Whether in the tropics or in temperate latitudes, pesticide residues in soils – in contrast to surface waters – have scarcely been investigated. To all intents and purposes, the effects of pesticides on soil organisms and the quality of arable soils have basically not been investigated over the long-term and under real-life conditions, and thus remain unknown. The PERECUSO (‘Influence of different pest management systems in potato production on PEsticide REsidues in CUban SOils’) Project which is financed by the Swiss National Science Foundation and the Swiss Agency for Development and Cooperation (programme r4d) represents an effort to investigate just this with our Cuban partners. Why the potato? Although the tropical climate is not ideal for potato growing, the tuber is in high demand on the island, and is very important for the tourism industry in particular.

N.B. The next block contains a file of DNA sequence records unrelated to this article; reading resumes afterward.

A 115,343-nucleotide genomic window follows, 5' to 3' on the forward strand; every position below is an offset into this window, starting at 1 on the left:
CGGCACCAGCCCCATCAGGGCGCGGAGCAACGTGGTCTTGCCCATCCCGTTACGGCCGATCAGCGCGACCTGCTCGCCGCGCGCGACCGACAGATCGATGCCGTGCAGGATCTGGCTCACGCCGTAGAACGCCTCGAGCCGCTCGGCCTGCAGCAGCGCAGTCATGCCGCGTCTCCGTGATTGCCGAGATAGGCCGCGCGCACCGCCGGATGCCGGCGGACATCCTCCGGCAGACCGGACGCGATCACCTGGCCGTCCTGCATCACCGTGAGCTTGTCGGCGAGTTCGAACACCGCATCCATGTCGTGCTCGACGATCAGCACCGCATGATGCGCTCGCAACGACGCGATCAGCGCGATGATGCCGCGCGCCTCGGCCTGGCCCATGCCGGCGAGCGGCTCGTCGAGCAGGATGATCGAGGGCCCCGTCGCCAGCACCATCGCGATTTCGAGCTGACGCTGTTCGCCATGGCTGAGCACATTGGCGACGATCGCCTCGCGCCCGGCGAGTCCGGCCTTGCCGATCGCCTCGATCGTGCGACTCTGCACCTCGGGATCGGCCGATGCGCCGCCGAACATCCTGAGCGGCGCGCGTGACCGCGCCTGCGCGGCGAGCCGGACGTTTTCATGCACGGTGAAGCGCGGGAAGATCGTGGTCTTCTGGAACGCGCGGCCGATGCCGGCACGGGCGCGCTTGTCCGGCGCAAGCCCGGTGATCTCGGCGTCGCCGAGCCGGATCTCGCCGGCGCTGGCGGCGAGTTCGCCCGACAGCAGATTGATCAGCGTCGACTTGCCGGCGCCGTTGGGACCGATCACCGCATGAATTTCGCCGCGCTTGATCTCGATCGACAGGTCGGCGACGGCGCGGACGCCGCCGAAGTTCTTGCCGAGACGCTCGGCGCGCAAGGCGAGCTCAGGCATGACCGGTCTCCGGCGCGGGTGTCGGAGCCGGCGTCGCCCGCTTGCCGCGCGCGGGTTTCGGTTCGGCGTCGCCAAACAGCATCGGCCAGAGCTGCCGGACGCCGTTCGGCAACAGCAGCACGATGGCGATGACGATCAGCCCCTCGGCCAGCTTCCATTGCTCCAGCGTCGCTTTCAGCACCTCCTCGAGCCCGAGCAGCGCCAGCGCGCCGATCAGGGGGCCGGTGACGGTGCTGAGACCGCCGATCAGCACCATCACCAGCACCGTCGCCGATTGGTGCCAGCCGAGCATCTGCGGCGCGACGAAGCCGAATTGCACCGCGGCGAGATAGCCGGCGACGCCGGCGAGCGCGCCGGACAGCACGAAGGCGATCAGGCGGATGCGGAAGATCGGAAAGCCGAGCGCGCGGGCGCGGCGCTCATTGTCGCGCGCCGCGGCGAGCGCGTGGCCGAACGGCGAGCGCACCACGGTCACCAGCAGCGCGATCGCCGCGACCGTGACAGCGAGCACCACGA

Passed by the Swiss Federal Council in 2017, the Plant-Protection Product Action Plan inspired us to collaborate on this issue. The action plan provides for a reduction in the use of pesticides and in their emissions, in order both to halve the risks associated with pesticide use and to create a Swiss agricultural sector that is more resource-efficient overall. A programme for monitoring PPP residues in the soil is currently being developed by the Swiss Soil Monitoring Network NABO in partnership with the Environmental Analytics Working Group (Agroscope), the Ecotox Centre, EnviBioSoil and the Plant-Soil Interactions Research Group (Agroscope) in order to support this aim. A taking stock of the current situation will be followed by an examination of whether long-term monitoring of the risk posed by PPP residues for soil quality is possible, and if so, on the basis of which indicators.
Cooperation at international level allows us to arrive at a greater understanding of the behaviour of pesticides in the soil and in the environment, enabling us to monitor the breakdown of these products in both tropical and temperate regions, compare iron-rich soils in Cuba with loess-rich soils in Switzerland, and study different (e.g. organic vs. intensive) production systems in both countries.